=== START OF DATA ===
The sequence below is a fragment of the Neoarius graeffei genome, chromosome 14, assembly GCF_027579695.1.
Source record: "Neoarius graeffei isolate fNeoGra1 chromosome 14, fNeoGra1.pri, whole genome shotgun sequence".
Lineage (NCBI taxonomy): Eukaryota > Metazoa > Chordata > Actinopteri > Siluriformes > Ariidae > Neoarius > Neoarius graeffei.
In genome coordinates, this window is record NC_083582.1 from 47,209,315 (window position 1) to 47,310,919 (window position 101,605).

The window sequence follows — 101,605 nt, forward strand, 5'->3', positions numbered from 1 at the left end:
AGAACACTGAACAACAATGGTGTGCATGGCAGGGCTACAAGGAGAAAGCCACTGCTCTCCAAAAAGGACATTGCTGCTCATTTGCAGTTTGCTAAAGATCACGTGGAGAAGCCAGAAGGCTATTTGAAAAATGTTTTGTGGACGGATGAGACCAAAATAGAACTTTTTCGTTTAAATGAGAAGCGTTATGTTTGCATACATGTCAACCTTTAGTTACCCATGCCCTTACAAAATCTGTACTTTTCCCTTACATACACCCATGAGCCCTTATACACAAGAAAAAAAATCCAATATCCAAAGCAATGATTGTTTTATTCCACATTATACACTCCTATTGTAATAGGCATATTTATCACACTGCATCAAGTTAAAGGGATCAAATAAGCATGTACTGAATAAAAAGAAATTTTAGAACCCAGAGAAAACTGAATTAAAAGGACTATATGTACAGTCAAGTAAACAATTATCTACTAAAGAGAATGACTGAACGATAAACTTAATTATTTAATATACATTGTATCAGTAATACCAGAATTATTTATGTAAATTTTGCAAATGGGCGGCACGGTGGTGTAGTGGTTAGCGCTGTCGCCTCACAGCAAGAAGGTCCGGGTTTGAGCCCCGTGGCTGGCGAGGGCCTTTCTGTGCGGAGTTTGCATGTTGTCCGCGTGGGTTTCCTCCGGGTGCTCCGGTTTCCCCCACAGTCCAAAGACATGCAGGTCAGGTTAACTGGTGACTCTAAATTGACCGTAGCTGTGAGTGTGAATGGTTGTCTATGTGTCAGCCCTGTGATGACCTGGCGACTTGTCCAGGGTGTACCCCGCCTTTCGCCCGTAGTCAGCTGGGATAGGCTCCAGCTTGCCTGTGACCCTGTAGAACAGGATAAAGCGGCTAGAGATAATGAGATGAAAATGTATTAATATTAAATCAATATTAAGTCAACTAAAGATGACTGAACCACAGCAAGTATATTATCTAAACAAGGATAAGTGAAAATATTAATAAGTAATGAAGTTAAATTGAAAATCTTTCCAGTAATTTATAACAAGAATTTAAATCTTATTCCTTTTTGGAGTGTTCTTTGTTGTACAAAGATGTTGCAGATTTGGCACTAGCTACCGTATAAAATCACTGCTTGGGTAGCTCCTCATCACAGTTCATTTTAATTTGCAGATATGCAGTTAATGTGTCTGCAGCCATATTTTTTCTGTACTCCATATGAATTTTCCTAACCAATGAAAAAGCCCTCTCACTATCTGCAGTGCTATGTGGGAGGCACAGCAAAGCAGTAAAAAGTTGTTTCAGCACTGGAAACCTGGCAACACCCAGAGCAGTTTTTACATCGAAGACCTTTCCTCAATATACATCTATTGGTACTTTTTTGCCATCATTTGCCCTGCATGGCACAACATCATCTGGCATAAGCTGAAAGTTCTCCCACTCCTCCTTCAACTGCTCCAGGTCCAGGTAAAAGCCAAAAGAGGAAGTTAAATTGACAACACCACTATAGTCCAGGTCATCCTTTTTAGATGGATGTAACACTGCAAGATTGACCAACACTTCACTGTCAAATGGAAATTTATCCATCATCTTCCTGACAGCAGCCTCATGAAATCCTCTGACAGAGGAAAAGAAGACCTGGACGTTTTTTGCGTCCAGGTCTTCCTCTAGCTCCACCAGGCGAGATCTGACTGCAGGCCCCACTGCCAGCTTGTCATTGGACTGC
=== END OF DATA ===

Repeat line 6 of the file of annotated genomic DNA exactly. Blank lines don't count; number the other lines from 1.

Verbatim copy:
AGAACACTGAACAACAATGGTGTGCATGGCAGGGCTACAAGGAGAAAGCCACTGCTCTCCAAAAAGGACATTGCTGCTCATTTGCAGTTTGCTAAAGATCACGTGGAGAAGCCAGAAGGCTATTTGAAAAATGTTTTGTGGACGGATGAGACCAAAATAGAACTTTTTCGTTTAAATGAGAAGCGTTATGTTTGCATACATGTCAACCTTTAGTTACCCATGCCCTTACAAAATCTGTACTTTTCCCTTACATACACCCATGAGCCCTTATACACAAGAAAAAAAATCCAATATCCAAAGCAATGATTGTTTTATTCCACATTATACACTCCTATTGTAATAGGCATATTTATCACACTGCATCAAGTTAAAGGGATCAAATAAGCATGTACTGAATAAAAAGAAATTTTAGAACCCAGAGAAAACTGAATTAAAAGGACTATATGTACAGTCAAGTAAACAATTATCTACTAAAGAGAATGACTGAACGATAAACTTAATTATTTAATATACATTGTATCAGTAATACCAGAATTATTTATGTAAATTTTGCAAATGGGCGGCACGGTGGTGTAGTGGTTAGCGCTGTCGCCTCACAGCAAGAAGGTCCGGGTTTGAGCCCCGTGGCTGGCGAGGGCCTTTCTGTGCGGAGTTTGCATGTTGTCCGCGTGGGTTTCCTCCGGGTGCTCCGGTTTCCCCCACAGTCCAAAGACATGCAGGTCAGGTTAACTGGTGACTCTAAATTGACCGTAGCTGTGAGTGTGAATGGTTGTCTATGTGTCAGCCCTGTGATGACCTGGCGACTTGTCCAGGGTGTACCCCGCCTTTCGCCCGTAGTCAGCTGGGATAGGCTCCAGCTTGCCTGTGACCCTGTAGAACAGGATAAAGCGGCTAGAGATAATGAGATGAAAATGTATTAATATTAAATCAATATTAAGTCAACTAAAGATGACTGAACCACAGCAAGTATATTATCTAAACAAGGATAAGTGAAAATATTAATAAGTAATGAAGTTAAATTGAAAATCTTTCCAGTAATTTATAACAAGAATTTAAATCTTATTCCTTTTTGGAGTGTTCTTTGTTGTACAAAGATGTTGCAGATTTGGCACTAGCTACCGTATAAAATCACTGCTTGGGTAGCTCCTCATCACAGTTCATTTTAATTTGCAGATATGCAGTTAATGTGTCTGCAGCCATATTTTTTCTGTACTCCATATGAATTTTCCTAACCAATGAAAAAGCCCTCTCACTATCTGCAGTGCTATGTGGGAGGCACAGCAAAGCAGTAAAAAGTTGTTTCAGCACTGGAAACCTGGCAACACCCAGAGCAGTTTTTACATCGAAGACCTTTCCTCAATATACATCTATTGGTACTTTTTTGCCATCATTTGCCCTGCATGGCACAACATCATCTGGCATAAGCTGAAAGTTCTCCCACTCCTCCTTCAACTGCTCCAGGTCCAGGTAAAAGCCAAAAGAGGAAGTTAAATTGACAACACCACTATAGTCCAGGTCATCCTTTTTAGATGGATGTAACACTGCAAGATTGACCAACACTTCACTGTCAAATGGAAATTTATCCATCATCTTCCTGACAGCAGCCTCATGAAATCCTCTGACAGAGGAAAAGAAGACCTGGACGTTTTTTGCGTCCAGGTCTTCCTCTAGCTCCACCAGGCGAGATCTGACTGCAGGCCCCACTGCCAGCTTGTCATTGGACTGC